Insights

COVID-19 Small Business Resources



COVID-19 Small Business Checklist



Like most small businesses in the US, Hadley Capital and its portfolio of small businesses are facing unprecedented challenges resulting from the impacts of COVID-19. As we navigate the resources available to small businesses, I will be posting a checklist for small business owners along with links to various third party resources. This is not meant to be professional advice – please speak with your accountants, attorneys, human resources, and payroll advisors for guidance.

Small Business Loans


Small business owners are faced with an unprecedented dilemma resulting from the economic realities caused by the COVID-19 pandemic: you want to protect the business from severe cash flow issues but also want to care for your employees and not lose your businesses most valuable asset (its people).

This post provides a checklist of loans available to small businesses and is presented in the order of speed of availability.


SBA Express Bridge Loans (Only for businesses with a current SBA relationship)

Loan Amount: Up to $25,000

Rate and Term: Unknown but will be replaced by EIDL, described below.

If you currently have an SBA relationship, your first step should be to apply for an SBA Express Bridge loan of up to $25,000. This program has a fast turnaround and will be paid off in part or in whole by the EIDL loan described below.

Recommendation: If you have an SBA relationship, start here first as the turnaround time is the quickest.

Where to apply: SBA Bridge Lender. You need to contact your local SBA office to find the lender.


Covid-19 Economic Injury Disaster Loan (EIDL) Program

Loan Amount: $10,000 advance and up to $2.0 million total

Rate: 3.75% for small businesses and 2.75% for non-profits

Term: Up to 30 years

The EIDL program has been in place since 1953 and is designed to provide working capital loans that may be used to pay accounts payables, debt obligations, payroll, rent, and other bills. COVID-19 is the first time it has been used for a pandemic. Small businesses can receive up to $2 million in working capital. You may request a $10,000 cash advance in three days. The cash advance does not need to be repaid if you are unable to get the loan.
This loan is administered directly by the SBA and can be received in addition to the Paycheck Protection Program.

Recommendation: Apply for the loan now. Once the SBA reaches a decision, you have six weeks (and maybe longer) to decide to accept the loan.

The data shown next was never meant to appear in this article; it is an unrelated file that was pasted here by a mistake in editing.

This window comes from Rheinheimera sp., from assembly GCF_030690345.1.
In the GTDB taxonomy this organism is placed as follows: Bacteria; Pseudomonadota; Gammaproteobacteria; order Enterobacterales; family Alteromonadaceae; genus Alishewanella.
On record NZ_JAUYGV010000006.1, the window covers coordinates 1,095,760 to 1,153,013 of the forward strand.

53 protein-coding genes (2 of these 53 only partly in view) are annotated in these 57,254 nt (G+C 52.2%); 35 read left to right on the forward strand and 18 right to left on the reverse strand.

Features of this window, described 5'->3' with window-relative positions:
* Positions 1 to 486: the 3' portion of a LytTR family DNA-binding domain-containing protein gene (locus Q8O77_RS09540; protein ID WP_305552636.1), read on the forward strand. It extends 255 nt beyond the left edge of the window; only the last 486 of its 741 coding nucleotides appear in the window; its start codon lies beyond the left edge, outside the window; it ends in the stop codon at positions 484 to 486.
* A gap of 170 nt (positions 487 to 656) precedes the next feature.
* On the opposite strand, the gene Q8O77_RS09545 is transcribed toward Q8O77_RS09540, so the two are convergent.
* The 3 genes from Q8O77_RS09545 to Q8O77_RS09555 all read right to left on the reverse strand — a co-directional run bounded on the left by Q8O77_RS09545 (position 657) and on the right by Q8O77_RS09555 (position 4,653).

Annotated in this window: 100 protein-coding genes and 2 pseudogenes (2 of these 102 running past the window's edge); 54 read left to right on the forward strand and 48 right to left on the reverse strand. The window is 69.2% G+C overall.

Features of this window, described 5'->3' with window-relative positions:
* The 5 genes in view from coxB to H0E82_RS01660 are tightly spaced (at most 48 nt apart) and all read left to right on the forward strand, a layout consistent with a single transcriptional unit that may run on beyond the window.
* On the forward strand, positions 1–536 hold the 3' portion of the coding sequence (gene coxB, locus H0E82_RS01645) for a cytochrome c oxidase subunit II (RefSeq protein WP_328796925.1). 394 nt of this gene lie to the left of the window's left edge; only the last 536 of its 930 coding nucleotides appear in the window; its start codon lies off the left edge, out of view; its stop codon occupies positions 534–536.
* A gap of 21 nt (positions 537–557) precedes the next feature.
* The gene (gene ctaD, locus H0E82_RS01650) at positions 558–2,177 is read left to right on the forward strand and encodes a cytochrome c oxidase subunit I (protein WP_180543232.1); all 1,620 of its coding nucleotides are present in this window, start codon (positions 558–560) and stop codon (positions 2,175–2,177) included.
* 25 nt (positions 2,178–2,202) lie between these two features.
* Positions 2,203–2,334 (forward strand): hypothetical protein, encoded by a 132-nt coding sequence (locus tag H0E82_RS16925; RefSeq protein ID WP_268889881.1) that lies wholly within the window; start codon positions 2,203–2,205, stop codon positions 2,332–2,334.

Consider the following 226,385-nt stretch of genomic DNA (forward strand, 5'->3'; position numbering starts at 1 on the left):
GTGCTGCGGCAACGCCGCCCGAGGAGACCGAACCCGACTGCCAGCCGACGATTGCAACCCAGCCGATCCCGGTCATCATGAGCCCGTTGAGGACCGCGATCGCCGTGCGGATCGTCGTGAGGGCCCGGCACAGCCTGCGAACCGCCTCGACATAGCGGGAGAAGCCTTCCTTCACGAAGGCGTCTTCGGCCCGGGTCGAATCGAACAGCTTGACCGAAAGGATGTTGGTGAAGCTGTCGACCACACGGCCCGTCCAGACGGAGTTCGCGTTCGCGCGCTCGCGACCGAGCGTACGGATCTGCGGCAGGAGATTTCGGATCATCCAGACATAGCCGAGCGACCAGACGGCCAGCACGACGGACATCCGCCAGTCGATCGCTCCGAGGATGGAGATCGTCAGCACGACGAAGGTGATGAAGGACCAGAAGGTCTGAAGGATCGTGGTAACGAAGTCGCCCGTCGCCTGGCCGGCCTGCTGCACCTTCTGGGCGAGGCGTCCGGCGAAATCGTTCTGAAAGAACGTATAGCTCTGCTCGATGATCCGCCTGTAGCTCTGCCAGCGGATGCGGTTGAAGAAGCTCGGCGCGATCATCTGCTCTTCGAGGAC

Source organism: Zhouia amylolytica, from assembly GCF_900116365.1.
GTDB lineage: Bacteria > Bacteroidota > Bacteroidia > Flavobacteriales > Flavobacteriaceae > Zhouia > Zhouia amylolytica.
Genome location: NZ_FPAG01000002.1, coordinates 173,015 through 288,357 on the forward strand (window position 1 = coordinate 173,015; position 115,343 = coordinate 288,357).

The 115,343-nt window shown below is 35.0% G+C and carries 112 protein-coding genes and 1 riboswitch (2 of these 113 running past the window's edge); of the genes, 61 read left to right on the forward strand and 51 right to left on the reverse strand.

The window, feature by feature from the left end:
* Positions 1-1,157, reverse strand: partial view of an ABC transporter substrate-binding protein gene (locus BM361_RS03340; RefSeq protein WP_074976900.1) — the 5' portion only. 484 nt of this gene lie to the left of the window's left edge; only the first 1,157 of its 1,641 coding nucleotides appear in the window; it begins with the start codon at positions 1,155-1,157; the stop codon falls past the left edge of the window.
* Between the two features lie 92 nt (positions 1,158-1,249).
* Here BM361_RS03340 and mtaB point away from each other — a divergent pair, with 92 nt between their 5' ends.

Where to apply: SBA Covid-19 Economic Injury Disaster Loan. The application takes about 10 minutes.


Paycheck Protection Program (PPP)

Loan Amount: 2.5x Average Monthly Payroll Costs up to $10 million

Rate: Up to 4%

Term: Up to 10 years

Any small business (including self-employed, independent contractors, and sole proprietorships) with under 500 employees (some exceptions) that was in operation before February 15, 2020 may apply. PPP helps small businesses meet payroll obligations, pay rent or a mortgage or leasing agreement, and pay utilities. The U.S. Chamber of Commerce provides information on calculating your loan amount.

Loan Forgiveness: The most attractive aspect of this loan is that a portion of or all the loan can be forgiven to the extent it is used on the above obligations.

Reduction of Forgiveness: The forgiveness is reduced if there is a reduction in the number of employees or greater than 25% reduction in wages. Reductions in employees or payroll between February 15, 2020 and April 27, 2020 will not impact forgiveness as long as the reduction in employees or reduction in wages is eliminated by June 30, 2020.

Recommendation: Every small business should apply.

Where to apply: The PPP is administered through banks that administer SBA 7(a) loans and includes banks that are in the process of registering with the SBA. Call your primary business bank to determine if they will administer PPP.

Important Note: If you participate in PPP you cannot utilize the deferred FICA tax credits. Stay tuned for additional information on payroll tax payment deferral.


Conclusion

Small businesses are often like big families and the COVID pandemic has created an unprecedented dilemma for all of us to protect our businesses and our employees. These programs are a great start at dealing with this dilemma.

We will be posting on small business issues daily. In the upcoming posts, we will dive into tax credits and changes to Net Operating Loss rules and navigating employee matters.